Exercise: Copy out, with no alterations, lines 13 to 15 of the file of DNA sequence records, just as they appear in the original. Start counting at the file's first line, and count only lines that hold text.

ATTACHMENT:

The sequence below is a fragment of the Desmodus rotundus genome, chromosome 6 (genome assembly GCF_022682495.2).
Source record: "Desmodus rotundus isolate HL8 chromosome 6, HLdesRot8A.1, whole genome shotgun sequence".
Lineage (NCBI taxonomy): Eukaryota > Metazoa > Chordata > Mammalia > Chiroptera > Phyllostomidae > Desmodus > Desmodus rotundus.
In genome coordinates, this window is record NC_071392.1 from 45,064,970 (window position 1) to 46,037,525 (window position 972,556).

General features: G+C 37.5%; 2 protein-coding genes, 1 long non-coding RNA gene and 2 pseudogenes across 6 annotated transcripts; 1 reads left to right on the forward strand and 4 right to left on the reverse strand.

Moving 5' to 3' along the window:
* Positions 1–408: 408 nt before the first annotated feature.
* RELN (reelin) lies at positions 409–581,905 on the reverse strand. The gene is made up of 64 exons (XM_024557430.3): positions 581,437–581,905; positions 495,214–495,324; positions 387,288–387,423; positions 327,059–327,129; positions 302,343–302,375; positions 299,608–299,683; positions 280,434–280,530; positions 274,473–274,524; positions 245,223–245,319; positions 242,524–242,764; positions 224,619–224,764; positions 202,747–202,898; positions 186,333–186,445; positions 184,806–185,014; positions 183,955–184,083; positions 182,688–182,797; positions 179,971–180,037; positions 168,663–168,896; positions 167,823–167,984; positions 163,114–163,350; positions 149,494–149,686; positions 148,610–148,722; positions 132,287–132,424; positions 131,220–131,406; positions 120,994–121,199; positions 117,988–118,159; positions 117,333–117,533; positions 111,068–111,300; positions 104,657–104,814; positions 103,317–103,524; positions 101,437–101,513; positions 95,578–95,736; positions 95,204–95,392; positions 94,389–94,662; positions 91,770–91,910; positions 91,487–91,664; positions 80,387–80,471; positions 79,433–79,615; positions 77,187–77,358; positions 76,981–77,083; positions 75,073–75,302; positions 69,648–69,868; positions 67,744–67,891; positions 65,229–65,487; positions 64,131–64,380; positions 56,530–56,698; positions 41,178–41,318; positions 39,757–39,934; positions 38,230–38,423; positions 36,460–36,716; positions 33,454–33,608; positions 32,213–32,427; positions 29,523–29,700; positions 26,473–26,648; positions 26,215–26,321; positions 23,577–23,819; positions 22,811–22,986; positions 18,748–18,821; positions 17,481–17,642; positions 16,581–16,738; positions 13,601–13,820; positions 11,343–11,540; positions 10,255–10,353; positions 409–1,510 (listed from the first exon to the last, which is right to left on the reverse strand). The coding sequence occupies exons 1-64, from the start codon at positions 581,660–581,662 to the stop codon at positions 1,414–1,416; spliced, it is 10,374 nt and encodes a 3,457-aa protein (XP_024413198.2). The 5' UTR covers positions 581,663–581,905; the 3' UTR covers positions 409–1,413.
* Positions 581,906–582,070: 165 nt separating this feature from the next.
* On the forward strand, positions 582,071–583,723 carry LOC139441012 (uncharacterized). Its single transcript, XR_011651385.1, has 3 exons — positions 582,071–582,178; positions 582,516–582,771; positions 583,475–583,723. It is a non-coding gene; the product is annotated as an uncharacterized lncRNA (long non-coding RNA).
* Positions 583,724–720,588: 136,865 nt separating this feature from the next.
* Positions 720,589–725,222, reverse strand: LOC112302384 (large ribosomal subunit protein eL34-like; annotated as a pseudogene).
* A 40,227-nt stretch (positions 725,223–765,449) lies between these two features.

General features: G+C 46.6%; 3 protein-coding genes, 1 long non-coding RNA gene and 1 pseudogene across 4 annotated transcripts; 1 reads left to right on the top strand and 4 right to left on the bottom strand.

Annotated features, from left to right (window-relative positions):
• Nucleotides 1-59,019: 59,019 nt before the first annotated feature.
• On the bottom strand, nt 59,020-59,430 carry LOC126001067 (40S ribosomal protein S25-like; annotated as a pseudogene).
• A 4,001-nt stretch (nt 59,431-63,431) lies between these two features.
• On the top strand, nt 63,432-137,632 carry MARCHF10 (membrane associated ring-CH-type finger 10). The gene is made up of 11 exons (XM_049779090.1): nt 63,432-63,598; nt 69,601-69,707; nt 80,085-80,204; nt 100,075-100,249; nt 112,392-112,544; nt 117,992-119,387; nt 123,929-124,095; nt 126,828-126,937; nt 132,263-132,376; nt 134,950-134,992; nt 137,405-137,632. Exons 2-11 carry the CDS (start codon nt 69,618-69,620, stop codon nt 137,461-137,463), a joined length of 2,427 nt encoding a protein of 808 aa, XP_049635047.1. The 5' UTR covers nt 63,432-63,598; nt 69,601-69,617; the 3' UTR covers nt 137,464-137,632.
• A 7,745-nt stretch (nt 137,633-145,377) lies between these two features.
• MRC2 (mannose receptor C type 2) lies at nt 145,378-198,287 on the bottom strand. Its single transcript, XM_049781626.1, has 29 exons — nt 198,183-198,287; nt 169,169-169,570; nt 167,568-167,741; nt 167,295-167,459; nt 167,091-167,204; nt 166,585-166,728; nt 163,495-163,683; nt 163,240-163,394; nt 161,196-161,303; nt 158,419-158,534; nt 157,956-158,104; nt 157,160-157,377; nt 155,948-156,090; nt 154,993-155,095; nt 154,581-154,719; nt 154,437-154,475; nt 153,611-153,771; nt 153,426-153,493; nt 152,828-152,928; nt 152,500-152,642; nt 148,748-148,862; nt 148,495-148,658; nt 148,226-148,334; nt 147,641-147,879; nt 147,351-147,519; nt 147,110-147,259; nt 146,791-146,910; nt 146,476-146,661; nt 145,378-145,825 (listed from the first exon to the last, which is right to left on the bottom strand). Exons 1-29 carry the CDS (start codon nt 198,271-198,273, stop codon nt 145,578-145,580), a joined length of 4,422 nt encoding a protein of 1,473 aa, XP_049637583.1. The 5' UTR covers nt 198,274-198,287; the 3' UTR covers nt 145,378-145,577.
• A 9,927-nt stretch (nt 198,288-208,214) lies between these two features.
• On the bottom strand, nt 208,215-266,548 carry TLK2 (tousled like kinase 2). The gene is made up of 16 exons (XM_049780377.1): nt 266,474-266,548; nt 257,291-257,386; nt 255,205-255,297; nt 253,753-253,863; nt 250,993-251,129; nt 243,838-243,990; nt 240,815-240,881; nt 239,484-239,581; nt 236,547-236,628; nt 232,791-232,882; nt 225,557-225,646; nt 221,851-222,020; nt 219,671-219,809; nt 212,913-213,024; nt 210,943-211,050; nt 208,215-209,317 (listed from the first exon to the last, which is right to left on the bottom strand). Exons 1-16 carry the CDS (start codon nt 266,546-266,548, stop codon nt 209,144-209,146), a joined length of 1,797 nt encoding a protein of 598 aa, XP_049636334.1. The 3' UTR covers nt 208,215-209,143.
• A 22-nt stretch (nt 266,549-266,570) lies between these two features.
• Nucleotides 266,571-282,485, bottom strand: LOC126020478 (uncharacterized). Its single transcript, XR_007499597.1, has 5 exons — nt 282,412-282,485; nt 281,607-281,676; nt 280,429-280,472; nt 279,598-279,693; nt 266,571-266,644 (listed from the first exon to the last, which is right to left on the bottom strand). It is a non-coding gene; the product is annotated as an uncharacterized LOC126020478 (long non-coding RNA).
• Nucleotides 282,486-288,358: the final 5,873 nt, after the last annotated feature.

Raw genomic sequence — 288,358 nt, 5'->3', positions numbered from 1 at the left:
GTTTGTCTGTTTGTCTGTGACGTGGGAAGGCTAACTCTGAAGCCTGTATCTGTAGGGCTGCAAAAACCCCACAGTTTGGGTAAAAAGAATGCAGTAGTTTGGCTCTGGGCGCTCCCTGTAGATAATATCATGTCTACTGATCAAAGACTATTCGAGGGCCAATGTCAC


* A 40,227-nt stretch (positions 725,223–765,449) lies between these two features.

General features: G+C 46.6%; 3 protein-coding genes, 1 long non-coding RNA gene and 1 pseudogene across 4 annotated transcripts; 1 reads left to right on the top strand and 4 right to left on the bottom strand.

Annotated features, from left to right (window-relative positions):